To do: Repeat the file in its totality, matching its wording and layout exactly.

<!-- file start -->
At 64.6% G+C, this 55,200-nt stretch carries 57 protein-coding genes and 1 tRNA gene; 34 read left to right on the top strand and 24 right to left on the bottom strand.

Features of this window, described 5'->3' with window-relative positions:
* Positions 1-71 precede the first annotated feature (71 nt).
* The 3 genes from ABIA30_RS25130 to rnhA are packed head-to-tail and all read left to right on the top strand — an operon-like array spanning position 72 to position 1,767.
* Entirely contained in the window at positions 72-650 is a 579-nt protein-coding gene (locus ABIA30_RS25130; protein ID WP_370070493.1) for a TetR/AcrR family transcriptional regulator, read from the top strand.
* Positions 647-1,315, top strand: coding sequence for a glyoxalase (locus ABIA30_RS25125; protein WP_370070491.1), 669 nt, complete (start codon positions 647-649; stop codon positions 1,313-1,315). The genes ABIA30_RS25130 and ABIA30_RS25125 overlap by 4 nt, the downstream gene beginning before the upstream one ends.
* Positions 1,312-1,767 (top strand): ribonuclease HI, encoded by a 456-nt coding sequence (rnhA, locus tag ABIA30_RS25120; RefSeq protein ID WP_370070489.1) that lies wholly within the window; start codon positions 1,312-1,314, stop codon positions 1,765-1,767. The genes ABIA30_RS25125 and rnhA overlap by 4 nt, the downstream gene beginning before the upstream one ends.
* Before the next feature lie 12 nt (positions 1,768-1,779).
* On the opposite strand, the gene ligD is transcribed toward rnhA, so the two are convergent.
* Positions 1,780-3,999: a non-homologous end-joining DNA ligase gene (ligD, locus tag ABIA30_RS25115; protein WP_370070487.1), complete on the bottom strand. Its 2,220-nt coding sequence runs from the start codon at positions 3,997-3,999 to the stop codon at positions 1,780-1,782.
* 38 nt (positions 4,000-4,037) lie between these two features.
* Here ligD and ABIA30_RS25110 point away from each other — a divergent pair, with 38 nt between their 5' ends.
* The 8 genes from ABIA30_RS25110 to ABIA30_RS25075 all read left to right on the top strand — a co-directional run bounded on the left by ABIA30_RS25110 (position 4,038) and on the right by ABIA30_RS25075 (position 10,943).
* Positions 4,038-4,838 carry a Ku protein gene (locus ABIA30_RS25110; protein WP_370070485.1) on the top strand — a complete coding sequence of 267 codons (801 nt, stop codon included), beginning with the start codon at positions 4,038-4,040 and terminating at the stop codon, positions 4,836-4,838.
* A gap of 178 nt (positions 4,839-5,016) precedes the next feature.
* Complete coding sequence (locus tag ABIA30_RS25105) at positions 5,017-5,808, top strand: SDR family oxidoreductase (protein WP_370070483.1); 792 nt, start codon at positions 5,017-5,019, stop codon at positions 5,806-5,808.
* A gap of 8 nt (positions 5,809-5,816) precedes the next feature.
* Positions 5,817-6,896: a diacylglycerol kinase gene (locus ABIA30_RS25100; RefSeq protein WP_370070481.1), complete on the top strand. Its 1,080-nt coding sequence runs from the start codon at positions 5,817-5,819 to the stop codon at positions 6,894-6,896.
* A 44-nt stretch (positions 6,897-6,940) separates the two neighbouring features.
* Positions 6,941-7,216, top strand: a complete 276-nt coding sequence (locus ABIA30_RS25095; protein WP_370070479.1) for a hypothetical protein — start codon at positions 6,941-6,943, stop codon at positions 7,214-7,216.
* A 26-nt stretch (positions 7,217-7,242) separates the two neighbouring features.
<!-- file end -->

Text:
At 64.6% G+C, this 55,200-nt stretch carries 57 protein-coding genes and 1 tRNA gene; 34 read left to right on the top strand and 24 right to left on the bottom strand.

Features of this window, described 5'->3' with window-relative positions:
* Positions 1-71 precede the first annotated feature (71 nt).
* The 3 genes from ABIA30_RS25130 to rnhA are packed head-to-tail and all read left to right on the top strand — an operon-like array spanning position 72 to position 1,767.
* Entirely contained in the window at positions 72-650 is a 579-nt protein-coding gene (locus ABIA30_RS25130; protein ID WP_370070493.1) for a TetR/AcrR family transcriptional regulator, read from the top strand.
* Positions 647-1,315, top strand: coding sequence for a glyoxalase (locus ABIA30_RS25125; protein WP_370070491.1), 669 nt, complete (start codon positions 647-649; stop codon positions 1,313-1,315). The genes ABIA30_RS25130 and ABIA30_RS25125 overlap by 4 nt, the downstream gene beginning before the upstream one ends.
* Positions 1,312-1,767 (top strand): ribonuclease HI, encoded by a 456-nt coding sequence (rnhA, locus tag ABIA30_RS25120; RefSeq protein ID WP_370070489.1) that lies wholly within the window; start codon positions 1,312-1,314, stop codon positions 1,765-1,767. The genes ABIA30_RS25125 and rnhA overlap by 4 nt, the downstream gene beginning before the upstream one ends.
* Before the next feature lie 12 nt (positions 1,768-1,779).
* On the opposite strand, the gene ligD is transcribed toward rnhA, so the two are convergent.
* Positions 1,780-3,999: a non-homologous end-joining DNA ligase gene (ligD, locus tag ABIA30_RS25115; protein WP_370070487.1), complete on the bottom strand. Its 2,220-nt coding sequence runs from the start codon at positions 3,997-3,999 to the stop codon at positions 1,780-1,782.
* 38 nt (positions 4,000-4,037) lie between these two features.
* Here ligD and ABIA30_RS25110 point away from each other — a divergent pair, with 38 nt between their 5' ends.
* The 8 genes from ABIA30_RS25110 to ABIA30_RS25075 all read left to right on the top strand — a co-directional run bounded on the left by ABIA30_RS25110 (position 4,038) and on the right by ABIA30_RS25075 (position 10,943).
* Positions 4,038-4,838 carry a Ku protein gene (locus ABIA30_RS25110; protein WP_370070485.1) on the top strand — a complete coding sequence of 267 codons (801 nt, stop codon included), beginning with the start codon at positions 4,038-4,040 and terminating at the stop codon, positions 4,836-4,838.
* A gap of 178 nt (positions 4,839-5,016) precedes the next feature.
* Complete coding sequence (locus tag ABIA30_RS25105) at positions 5,017-5,808, top strand: SDR family oxidoreductase (protein WP_370070483.1); 792 nt, start codon at positions 5,017-5,019, stop codon at positions 5,806-5,808.
* A gap of 8 nt (positions 5,809-5,816) precedes the next feature.
* Positions 5,817-6,896: a diacylglycerol kinase gene (locus ABIA30_RS25100; RefSeq protein WP_370070481.1), complete on the top strand. Its 1,080-nt coding sequence runs from the start codon at positions 5,817-5,819 to the stop codon at positions 6,894-6,896.
* A 44-nt stretch (positions 6,897-6,940) separates the two neighbouring features.
* Positions 6,941-7,216, top strand: a complete 276-nt coding sequence (locus ABIA30_RS25095; protein WP_370070479.1) for a hypothetical protein — start codon at positions 6,941-6,943, stop codon at positions 7,214-7,216.
* A 26-nt stretch (positions 7,217-7,242) separates the two neighbouring features.